Now, for a moment, allow your mind to drift here: imagine being so desperate, so physically compromised, so beaten down mentally that the only possible solution to reverse this slow unraveling is to agree to having a surgeon perform fusion on your back.

Many people hear the word "fusion" and while they know it's bad and they know it's invasive, they don't really know because they can't possibly know. Luckily, they don't have to know. Their reality is not your reality, and let's face it: their reality is a whole hell of a lot better.

Here's a description everyone can understand: imagine an individual opening you up from the front, cutting through muscles, ripping flesh and temporarily removing certain organs to avoid permanent damage all while simply trying to get to the source of the pain: the back. Once there, they take a medical tool, let's call it a metal ladder, a few screws and bolts and literally drill the metal ladder to the vertebrae. This metal ladder, while limiting your range of motion in terms of twisting and bending, will hopefully prevent the bones from collapsing.  Clearly, this description won't find its way into any medical journals, but trust me, it's on point.

Now, after months and months and months of slow, gradual and incremental improvement, if it actually works, imagine grabbing a pitching wedge and trying to chip a ball five yards. Then eight.

Now imagine trying to hit another one from 20 yards. Then 30 yards.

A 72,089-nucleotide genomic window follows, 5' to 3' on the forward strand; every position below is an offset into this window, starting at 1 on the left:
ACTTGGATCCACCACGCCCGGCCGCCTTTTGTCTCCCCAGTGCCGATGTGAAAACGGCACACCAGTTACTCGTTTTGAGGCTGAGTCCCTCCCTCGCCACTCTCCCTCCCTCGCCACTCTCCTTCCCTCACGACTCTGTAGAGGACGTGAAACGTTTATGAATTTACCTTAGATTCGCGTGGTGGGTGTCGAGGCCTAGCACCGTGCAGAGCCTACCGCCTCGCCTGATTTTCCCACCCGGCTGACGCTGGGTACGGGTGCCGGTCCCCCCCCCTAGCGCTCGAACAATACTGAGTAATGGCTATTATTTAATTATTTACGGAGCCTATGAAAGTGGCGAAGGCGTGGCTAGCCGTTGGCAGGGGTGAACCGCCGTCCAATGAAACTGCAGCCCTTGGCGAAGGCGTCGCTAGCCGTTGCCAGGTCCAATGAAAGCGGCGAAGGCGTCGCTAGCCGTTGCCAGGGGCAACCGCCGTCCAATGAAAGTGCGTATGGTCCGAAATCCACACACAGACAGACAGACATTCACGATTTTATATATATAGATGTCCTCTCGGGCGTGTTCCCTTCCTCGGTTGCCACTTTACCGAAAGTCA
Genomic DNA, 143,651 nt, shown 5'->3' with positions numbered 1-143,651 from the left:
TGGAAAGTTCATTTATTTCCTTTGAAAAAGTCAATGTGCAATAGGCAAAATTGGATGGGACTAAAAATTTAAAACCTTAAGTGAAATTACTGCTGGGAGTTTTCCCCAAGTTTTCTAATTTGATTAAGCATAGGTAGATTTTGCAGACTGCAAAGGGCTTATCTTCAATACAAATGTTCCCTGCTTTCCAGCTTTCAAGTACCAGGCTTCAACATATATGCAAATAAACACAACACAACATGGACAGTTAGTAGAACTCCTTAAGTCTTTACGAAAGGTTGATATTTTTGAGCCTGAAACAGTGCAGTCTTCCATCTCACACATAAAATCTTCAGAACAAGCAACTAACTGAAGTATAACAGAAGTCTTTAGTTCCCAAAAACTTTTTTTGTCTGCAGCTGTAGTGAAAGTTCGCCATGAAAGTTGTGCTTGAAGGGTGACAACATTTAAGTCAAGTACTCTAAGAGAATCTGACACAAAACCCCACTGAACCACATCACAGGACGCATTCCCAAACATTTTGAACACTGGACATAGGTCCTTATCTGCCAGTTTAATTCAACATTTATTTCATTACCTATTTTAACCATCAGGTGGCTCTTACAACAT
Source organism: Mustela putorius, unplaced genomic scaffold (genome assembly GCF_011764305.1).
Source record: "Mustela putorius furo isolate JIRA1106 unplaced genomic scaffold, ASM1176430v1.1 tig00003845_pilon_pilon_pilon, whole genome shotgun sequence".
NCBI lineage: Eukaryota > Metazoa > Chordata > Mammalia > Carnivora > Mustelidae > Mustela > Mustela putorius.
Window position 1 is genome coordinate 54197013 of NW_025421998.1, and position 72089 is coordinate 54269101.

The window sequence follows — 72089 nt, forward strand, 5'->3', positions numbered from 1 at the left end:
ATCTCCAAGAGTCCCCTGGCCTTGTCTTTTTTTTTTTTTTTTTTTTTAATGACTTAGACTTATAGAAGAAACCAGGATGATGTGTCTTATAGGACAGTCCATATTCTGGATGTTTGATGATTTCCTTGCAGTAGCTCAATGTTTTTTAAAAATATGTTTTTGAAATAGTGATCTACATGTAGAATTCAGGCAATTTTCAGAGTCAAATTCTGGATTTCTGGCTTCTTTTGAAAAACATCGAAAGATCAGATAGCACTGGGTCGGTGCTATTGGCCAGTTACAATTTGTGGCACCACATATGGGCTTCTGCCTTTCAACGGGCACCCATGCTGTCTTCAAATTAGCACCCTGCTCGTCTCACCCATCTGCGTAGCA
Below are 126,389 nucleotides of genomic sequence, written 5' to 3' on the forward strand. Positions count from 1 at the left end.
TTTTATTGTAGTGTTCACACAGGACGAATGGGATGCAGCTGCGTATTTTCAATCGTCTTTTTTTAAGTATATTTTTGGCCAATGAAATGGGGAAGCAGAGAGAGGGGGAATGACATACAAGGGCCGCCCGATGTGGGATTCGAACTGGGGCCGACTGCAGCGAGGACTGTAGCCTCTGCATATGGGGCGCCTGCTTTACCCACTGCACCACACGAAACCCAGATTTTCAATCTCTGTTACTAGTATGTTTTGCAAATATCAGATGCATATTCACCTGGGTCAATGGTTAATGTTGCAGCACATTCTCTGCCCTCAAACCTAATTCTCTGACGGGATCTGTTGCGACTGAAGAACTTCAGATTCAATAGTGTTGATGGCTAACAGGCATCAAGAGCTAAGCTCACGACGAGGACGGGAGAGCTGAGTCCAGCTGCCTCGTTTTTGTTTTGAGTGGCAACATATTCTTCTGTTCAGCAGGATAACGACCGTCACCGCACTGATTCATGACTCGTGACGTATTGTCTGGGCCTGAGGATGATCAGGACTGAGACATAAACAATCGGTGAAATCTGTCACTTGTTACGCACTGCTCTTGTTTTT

Once you get to that point, if you get to that point, imagine stretching that back to a full 120 yards. And then eventually working your way through the entire bag. 

Mid-irons.

Hybrids.

3-woods off the deck.

Drivers. 

And imagine after all that your body has been through, imagine being able to actually generate ball and swing speeds that somehow, miraculously, mirror the metrics of the biggest mashers on Tour, like Dustin Johnson or Brooks Koepka or Rory McIlroy.

Now, imagine doing that on a Thursday. And then a Friday. And doing it well enough to see the weekend. And then you have to dial it up again on Saturday and again on Sunday, navigating deep, unpredictable rough – rough that will grab the face of your club so viciously that it will contort your entire body and thrust it into a position you cannot guard against. 

You emerge unscathed. 

This is a glimpse into Tiger Woods' past. A past many of you have navigated, including myself, privately, minus the public adulation and biting criticism. Sure, his past has been complicated by on-course petulance and off-the-course indiscretion.

He's different in so many ways because he is Tiger Woods. Part golfing prodigy, part flawed individual, part redemptive hero. You don't need to be a golf fan or a weekend hack to truly understand what transpired Sunday in Atlanta. 

But if you've ever teed it up at a local muni and also stared into your physical future truly not knowing what was next, you deeply understand.

You understand that what Tiger Woods accomplished yesterday was part hard work, part destiny and part Hail Mary.

But 100% amazing.